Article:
From Financial Post, 25 May 2011 -
“In Vancouver, a couple we’ll call Adrian, 62, and Vicky, 58, are moving toward retirement as they reduce their work in management consulting. Their goal is to retire fully in a few years, but they are not sure if they can afford to maintain their way of life in their $1.7-million house. For now, they are spending $5,850 per month. But their current after-tax income is $2,600. Their secured line of credit, $435,000, pays the difference. Their total liabilities are 14 times their annual income. They have nearly $947,000 in retirement savings and $28,000 in other savings. The problem is eliminating debt before they retire.
“The old saying that you can’t have your cake and eat it pretty well sums up Adrian and Vicky’s problem,” Mr. Egan [a financial planner and portfolio manager] says. “Their house has an after-tax opportunity cost — what its value could earn if invested — of, let’s say, conservatively, 3% of $1.7-million or $51,000 per year or more if the return estimate is raised. They have to live someplace, but the house costs them the equivalent of rent at $4,250 per month or more if upkeep and heat are added. They can’t afford it. Either the house has to be downsized, remortgaged with a longer amortization and cash extracted or a few rooms rented out. Hard decisions have to be made.”
[in 2013, according to the advisor's five-year plan] “It is time to make a decision about keeping or selling the house, cutting debt and converting the high intrinsic cost of occupancy to an income-generating asset. Incurring more debt, as they have done by living on their line of credit, is unwise. The bill would eventually have to be paid and probably at a higher interest rate than the 3% they have been paying. Renting a room would reduce their privacy and would not produce enough income.
Sale and investment of proceeds is the best alternative. Assuming they can harvest $1.7-million less their $435,000 mortgage (about $415,000 by 2013) — roughly $1.25-million after selling costs for investment, they will need to replace their home. If they spend $500,000 on a condo, they will have $750,000 left for investment.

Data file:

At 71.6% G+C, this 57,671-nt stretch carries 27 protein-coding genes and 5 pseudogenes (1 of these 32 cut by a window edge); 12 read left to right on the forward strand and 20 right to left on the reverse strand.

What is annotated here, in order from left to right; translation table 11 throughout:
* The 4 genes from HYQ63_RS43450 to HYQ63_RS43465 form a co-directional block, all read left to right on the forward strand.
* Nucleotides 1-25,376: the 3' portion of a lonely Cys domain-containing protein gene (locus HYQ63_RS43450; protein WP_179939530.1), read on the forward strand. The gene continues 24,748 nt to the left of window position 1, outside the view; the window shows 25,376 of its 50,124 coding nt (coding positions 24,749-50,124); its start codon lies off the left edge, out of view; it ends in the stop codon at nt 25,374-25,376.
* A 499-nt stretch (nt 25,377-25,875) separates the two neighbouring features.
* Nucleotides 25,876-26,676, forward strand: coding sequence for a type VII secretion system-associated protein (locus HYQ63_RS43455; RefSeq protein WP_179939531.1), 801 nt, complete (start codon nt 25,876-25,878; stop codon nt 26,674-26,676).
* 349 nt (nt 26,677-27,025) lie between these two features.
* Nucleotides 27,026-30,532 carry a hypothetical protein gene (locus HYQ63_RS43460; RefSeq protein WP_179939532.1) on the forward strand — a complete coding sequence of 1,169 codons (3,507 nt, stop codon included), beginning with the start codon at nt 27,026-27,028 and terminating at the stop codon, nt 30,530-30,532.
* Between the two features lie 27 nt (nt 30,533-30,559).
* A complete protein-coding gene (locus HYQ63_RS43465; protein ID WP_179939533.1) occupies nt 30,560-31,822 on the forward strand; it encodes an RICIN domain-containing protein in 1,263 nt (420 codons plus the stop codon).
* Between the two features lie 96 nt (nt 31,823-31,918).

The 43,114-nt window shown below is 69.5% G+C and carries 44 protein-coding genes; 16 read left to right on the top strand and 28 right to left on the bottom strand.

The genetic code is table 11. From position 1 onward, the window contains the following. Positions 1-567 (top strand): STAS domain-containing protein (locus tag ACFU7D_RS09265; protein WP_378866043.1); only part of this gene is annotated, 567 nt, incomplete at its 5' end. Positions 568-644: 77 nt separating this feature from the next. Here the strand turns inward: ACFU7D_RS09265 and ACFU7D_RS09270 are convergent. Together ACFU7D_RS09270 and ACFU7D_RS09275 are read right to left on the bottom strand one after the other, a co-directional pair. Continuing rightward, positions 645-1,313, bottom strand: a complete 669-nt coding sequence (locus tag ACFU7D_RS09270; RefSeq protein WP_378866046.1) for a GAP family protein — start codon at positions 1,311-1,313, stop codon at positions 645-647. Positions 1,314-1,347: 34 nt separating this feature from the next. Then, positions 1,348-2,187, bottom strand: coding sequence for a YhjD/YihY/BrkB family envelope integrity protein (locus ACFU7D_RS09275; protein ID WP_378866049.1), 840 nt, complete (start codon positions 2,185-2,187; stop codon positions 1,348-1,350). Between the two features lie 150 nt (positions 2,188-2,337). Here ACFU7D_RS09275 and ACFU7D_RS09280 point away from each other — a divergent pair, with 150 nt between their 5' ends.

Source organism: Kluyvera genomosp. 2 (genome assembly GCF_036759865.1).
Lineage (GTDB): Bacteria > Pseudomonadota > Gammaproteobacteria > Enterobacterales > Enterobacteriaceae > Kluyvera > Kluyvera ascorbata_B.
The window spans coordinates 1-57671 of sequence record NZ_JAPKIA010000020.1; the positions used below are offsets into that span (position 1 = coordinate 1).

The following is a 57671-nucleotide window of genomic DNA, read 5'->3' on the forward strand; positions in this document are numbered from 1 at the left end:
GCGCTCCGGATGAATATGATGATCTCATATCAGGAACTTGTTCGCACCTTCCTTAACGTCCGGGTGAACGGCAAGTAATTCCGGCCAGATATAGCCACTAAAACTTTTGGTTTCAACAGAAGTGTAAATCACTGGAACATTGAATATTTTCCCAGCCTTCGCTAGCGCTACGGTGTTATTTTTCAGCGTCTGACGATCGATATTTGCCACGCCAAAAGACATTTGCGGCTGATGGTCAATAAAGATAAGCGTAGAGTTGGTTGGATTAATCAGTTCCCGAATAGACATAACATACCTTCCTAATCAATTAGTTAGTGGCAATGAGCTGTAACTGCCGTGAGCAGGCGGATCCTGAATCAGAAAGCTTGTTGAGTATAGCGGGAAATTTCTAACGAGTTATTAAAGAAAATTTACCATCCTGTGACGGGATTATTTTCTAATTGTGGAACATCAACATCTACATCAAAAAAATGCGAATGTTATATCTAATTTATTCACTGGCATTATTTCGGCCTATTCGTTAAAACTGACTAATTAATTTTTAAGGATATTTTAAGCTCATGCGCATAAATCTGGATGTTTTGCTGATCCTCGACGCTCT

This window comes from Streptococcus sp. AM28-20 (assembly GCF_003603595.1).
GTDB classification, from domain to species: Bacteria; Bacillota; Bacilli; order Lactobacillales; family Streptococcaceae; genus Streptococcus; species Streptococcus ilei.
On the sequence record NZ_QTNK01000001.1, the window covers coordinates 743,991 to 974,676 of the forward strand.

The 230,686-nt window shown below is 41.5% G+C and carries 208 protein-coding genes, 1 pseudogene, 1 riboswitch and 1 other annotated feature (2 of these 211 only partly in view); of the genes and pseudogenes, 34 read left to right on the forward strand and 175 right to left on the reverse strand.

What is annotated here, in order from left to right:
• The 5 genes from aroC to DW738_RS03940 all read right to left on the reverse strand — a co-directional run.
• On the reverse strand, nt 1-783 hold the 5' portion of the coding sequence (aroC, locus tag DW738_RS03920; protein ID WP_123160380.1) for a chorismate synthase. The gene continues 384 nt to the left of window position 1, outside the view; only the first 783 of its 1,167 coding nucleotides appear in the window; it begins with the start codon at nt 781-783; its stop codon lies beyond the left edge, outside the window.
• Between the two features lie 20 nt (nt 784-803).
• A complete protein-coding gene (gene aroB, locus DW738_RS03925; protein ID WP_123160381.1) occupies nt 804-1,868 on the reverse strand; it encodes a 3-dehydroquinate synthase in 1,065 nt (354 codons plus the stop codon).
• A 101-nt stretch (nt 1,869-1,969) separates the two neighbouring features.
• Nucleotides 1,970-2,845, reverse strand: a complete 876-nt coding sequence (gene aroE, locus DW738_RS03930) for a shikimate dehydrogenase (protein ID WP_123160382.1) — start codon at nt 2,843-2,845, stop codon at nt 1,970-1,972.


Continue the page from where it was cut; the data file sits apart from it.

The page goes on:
“If Adrian and Vicky downsize their house, eliminate debt and guard their investment returns, they should have a similar way of life to what they have now,” Mr. Egan says. “Most of all, they will have financial security.”
House with current market value of $1.7M. Savings of $975K. Mortgage $435K.
Total Net-worth: $2.675M – $435K = $2.24M
Percentage of Net-worth in RE: 75%
This couple is overexposed to real estate.
They look fine on paper, largely because of PR price appreciation. It would be interesting to know what they paid for the house, and thus to be able to calculate what percentage of their current net worth is solely the result of house price appreciation. Quite likely more than 50% (meaning that they likely paid less than $500K for the house). A good number of Vancouver boomers are in similar situations; many have even more of their net-worth in RE; over 100% is not unusual.
They are speculating on RE prices appreciating further, or at least not losing ground.
The advisor should advise them to sell immediately, not wait until 2013.
A 50% drop in housing prices will result in them losing 37.5% of their net-worth, and their financial future will be severely hobbled. If prices start dropping, that realization will loom large.
These are the ‘speculative holders’ who will bring their houses to market en masse when price drops establish themselves in earnest.